Sausage and Herb Stuffing
The beauty of Ina Garten’s timeless stuffing is that you don’t need to start prepping it days in advance to dry out the bread. She simply toasts freshly cut cubes for a few minutes to achieve the same effect.

Read more

When Thanksgiving Turns Into a Hot Dog-Eating Contest — Alton’s After-Show

by in Shows, November 15th, 2015

Though it was only one year ago that Alton Brown unveiled the now-infamous turkey suit during last fall’s special Thanksgiving episode of Cutthroat Kitchen, the host took the holiday to the next diabolical level tonight when he made one chef hunt for his own turkey — so to speak. The name of the game in Round 2 was turkey tacos, but instead of using traditional ground meat, Chef Vitor was forced to grab his (Nerf) arrow and (plastic) bow and attempt to shoot one of three kinds of turkey meat: turkey pastrami, which was the tiniest turkey, on the top shelf; turkey hot dogs, on the middle level; and the biggest and perhaps least desirable turkey, the jerky, in the bottom row.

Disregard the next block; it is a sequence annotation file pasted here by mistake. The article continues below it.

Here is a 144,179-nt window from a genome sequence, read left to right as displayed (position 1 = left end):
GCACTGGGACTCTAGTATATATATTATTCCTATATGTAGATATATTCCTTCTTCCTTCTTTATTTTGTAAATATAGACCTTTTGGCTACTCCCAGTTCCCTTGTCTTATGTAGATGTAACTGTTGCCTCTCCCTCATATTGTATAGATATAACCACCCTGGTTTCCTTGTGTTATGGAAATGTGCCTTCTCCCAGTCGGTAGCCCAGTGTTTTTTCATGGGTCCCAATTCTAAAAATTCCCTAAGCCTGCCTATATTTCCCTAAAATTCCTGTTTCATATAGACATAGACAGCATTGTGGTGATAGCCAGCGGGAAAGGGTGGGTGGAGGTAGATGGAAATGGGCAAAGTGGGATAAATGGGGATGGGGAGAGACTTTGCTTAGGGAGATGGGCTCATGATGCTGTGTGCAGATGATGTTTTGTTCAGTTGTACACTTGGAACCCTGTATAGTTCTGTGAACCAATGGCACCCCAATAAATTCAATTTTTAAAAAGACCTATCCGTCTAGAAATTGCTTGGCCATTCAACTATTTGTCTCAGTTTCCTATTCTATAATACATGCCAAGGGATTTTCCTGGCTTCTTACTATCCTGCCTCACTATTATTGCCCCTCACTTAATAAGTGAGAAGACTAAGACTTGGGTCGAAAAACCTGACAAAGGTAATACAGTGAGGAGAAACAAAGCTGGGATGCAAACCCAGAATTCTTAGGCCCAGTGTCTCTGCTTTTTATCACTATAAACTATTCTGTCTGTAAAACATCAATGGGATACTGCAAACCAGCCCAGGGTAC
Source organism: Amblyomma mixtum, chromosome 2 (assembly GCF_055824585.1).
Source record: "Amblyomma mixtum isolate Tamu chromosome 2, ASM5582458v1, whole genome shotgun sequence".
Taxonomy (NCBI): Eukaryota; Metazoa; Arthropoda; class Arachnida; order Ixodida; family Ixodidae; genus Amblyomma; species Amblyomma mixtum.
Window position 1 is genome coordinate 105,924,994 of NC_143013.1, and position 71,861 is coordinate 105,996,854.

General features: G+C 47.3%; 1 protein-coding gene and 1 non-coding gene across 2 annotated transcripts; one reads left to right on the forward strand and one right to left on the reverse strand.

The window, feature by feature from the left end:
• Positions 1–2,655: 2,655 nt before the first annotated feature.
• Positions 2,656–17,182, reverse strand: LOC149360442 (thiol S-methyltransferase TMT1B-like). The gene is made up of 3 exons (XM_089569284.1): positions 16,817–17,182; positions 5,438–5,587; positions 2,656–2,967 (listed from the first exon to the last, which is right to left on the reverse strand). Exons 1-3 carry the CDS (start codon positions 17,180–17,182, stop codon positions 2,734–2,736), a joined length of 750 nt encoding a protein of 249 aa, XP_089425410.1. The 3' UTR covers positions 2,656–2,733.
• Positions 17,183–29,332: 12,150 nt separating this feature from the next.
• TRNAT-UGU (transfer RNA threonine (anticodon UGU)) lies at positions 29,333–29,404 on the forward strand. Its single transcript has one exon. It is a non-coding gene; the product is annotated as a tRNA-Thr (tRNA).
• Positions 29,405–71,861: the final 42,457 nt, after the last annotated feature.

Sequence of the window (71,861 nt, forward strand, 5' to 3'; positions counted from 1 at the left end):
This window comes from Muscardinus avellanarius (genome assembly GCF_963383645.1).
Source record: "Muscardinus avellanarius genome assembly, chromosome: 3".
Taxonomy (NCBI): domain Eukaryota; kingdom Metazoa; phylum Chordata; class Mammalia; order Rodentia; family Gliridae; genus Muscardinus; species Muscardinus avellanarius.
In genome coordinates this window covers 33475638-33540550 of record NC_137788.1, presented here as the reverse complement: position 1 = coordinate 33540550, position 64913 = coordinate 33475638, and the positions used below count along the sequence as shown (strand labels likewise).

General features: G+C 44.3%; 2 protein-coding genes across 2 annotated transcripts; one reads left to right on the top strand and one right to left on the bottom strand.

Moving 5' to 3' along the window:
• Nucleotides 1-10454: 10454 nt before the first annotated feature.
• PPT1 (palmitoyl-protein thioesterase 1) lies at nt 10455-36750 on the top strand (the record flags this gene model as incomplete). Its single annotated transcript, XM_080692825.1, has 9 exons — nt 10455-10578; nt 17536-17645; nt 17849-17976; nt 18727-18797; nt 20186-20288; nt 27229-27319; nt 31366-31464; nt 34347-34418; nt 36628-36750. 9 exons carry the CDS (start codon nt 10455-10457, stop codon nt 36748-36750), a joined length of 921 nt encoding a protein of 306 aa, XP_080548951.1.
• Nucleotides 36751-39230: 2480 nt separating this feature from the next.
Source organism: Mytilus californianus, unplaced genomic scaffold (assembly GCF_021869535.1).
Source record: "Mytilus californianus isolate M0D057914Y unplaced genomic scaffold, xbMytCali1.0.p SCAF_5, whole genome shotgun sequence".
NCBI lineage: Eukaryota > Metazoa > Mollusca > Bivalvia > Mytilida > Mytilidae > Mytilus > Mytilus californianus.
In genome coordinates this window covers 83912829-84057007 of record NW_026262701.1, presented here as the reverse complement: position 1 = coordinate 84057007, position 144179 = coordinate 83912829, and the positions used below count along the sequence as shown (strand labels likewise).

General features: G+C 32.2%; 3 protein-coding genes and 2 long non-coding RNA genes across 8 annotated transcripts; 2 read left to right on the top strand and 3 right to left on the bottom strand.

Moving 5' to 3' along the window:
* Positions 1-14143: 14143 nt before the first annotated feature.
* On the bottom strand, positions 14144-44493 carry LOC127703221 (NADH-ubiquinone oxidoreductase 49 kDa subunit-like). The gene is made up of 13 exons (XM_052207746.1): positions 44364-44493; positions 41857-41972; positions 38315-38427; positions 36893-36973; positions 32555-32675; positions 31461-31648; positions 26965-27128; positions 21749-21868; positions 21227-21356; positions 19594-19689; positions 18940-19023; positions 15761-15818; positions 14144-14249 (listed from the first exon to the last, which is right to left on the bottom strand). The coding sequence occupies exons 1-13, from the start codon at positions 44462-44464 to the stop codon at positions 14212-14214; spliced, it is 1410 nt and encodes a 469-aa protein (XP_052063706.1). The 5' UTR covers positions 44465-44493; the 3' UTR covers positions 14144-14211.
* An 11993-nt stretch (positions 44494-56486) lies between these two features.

Though Chef Vitor spent precious time shooting for the turkey pastrami he craved for his dish, Alton told judge Antonia Lofaso on the After-Show, “I would want the turkey jerky.” He explained after the duo tried their hands at the makeshift shooting range, “They’re the biggest targets, so they’re the easiest to hit and you’d have more time.” For Antonia, though, it was all about scoring the turkey hot dogs, which Alton wasn’t shy about tasting — straight up, on their own — after their friendly face-off. “Did you just [take a] bite of it?” Antonia jokingly asked the host. He challenged her to one more contest, but this time it was a self-sabotage battle. “You wrap up the show and I’ll eat as many of these as I can while you’re talking,” Alton told Antonia as he prepped to shovel hot dogs into his mouth. As she signed off from the After-Show, Alton wasted no time in beginning his challenge, which ended just as you might expect.

Read more

Easy, Cheesy Arancini — Most Popular Pin of the Week

by in Community, November 15th, 2015